I checked my speed by skipping for a few yards, brought it down to probably about 10-15mph since I was anticipating her turn, and knew by the time she made the turn I'd be able to go around behind her. She definately saw me because when she passed me she gave me room. What posed the problem was when she a) pulled onto the shoulder to make her turn, and then b) upon seeing me stopped halfway through her turn. Had she just carried through, or looked before she turned, it wouldn't have been a problem. It was blocking a) the road b) the shoulder c) the driveway that posed an issue. At this point, I was feet from her car, if that, and rather than risk hitting her head on, I turned with her as I've learned from years of riding in traffic. I glanced off the side of her car, picked up some red paint on my pedals, and then my handlebar/hand took care of her mirror.

Normally, I would stay. I'm not the type to leave an accident. However, the police around here are EXTREMELY ignorant of cyclists (they have yelled at my coworkers for riding in the street and told them to ride on the sidewalk). I've had a lot of negative confrontations with local police in the area I work, because its a very, very well to do area and I pretty clearly don't fit in. I didn't want to get into a legal fight with a rich soccer-mom who's husband is probably an attorney. I don't have the time or money for such things, and little chance of coming out on top. Money buys "justice".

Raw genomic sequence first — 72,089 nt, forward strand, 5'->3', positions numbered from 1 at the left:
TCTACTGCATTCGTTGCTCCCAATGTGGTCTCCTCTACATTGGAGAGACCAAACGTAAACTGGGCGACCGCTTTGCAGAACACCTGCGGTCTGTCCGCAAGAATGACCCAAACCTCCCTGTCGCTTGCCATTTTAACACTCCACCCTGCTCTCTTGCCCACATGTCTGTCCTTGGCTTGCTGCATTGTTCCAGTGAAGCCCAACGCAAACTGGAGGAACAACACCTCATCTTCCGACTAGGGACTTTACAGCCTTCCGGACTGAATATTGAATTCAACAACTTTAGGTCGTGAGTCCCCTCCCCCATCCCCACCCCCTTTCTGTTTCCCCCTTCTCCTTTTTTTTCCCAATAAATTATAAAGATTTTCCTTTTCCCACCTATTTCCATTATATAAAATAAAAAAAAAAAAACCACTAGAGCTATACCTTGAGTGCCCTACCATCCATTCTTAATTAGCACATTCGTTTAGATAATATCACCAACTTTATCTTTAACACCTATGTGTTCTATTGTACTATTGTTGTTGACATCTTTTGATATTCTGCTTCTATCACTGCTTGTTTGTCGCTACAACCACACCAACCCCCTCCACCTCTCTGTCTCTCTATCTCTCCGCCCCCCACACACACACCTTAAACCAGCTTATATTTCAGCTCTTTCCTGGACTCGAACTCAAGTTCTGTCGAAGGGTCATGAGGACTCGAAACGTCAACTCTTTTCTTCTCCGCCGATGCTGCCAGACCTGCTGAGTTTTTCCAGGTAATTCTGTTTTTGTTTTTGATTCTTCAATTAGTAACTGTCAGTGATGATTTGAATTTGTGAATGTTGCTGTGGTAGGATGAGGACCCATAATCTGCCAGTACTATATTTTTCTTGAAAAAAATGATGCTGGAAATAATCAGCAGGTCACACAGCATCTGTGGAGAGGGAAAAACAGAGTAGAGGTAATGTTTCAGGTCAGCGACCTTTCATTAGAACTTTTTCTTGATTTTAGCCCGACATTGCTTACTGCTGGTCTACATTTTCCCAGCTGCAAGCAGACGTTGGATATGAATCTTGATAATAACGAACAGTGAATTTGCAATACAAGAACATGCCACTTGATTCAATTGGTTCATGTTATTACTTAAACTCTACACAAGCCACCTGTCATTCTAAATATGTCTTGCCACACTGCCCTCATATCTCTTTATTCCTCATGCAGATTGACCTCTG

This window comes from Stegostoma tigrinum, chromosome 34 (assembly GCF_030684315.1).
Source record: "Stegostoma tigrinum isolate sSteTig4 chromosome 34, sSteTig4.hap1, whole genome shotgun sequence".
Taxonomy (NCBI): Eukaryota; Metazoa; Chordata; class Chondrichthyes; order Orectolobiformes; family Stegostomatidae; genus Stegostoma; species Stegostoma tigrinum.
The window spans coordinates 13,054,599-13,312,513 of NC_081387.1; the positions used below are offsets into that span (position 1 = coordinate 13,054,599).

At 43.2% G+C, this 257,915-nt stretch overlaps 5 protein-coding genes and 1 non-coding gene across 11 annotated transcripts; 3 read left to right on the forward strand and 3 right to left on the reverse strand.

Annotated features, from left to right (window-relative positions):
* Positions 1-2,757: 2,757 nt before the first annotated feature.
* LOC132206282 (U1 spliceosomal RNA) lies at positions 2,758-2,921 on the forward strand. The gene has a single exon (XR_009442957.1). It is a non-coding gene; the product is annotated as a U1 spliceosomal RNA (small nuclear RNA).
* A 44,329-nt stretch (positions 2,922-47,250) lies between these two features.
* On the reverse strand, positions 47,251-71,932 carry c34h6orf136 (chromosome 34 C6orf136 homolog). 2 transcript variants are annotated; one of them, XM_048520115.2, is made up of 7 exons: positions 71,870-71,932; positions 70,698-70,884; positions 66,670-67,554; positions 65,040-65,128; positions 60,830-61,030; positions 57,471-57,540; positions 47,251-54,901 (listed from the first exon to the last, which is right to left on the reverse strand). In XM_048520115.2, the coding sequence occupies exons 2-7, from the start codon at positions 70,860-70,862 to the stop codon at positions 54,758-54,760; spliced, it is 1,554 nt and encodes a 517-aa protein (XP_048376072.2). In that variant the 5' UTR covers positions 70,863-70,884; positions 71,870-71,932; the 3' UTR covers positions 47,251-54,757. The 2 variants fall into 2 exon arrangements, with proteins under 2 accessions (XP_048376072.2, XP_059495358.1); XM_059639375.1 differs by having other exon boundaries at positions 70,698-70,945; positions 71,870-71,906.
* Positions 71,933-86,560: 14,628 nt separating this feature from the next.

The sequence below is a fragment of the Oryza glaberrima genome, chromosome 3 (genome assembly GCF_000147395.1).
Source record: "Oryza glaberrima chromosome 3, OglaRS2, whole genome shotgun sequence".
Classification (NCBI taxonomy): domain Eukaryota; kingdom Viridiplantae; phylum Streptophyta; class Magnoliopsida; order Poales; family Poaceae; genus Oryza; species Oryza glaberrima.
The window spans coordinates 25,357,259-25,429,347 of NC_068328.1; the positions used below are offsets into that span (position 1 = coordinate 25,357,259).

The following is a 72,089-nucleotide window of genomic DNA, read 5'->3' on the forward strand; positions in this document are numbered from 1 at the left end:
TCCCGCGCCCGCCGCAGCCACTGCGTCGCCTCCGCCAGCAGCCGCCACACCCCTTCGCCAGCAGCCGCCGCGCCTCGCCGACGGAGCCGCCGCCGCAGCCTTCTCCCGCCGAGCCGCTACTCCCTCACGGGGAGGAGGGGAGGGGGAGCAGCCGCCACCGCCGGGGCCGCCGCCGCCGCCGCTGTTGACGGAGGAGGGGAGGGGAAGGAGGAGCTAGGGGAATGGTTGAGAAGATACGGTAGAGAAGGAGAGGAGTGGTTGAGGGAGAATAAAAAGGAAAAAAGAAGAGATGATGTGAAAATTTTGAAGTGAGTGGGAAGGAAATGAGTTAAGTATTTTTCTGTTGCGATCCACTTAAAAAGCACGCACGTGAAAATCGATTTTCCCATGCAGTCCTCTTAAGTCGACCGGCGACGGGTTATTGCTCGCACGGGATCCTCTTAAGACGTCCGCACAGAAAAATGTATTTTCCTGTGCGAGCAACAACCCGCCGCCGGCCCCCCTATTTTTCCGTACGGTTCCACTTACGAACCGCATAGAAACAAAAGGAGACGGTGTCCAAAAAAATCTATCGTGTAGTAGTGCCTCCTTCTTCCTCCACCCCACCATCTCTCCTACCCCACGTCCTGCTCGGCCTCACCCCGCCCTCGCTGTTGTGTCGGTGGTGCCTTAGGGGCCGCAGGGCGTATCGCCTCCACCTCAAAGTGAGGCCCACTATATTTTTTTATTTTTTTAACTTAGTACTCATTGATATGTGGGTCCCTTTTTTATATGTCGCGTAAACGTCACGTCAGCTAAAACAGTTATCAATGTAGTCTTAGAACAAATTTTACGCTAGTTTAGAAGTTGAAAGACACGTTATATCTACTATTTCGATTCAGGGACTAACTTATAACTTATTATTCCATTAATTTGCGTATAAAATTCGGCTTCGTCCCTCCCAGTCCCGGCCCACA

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Old 12-21-06, 12:33 PM   #21
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Quote:
Originally Posted by fixed_but_free
Michigan is a no-fault state.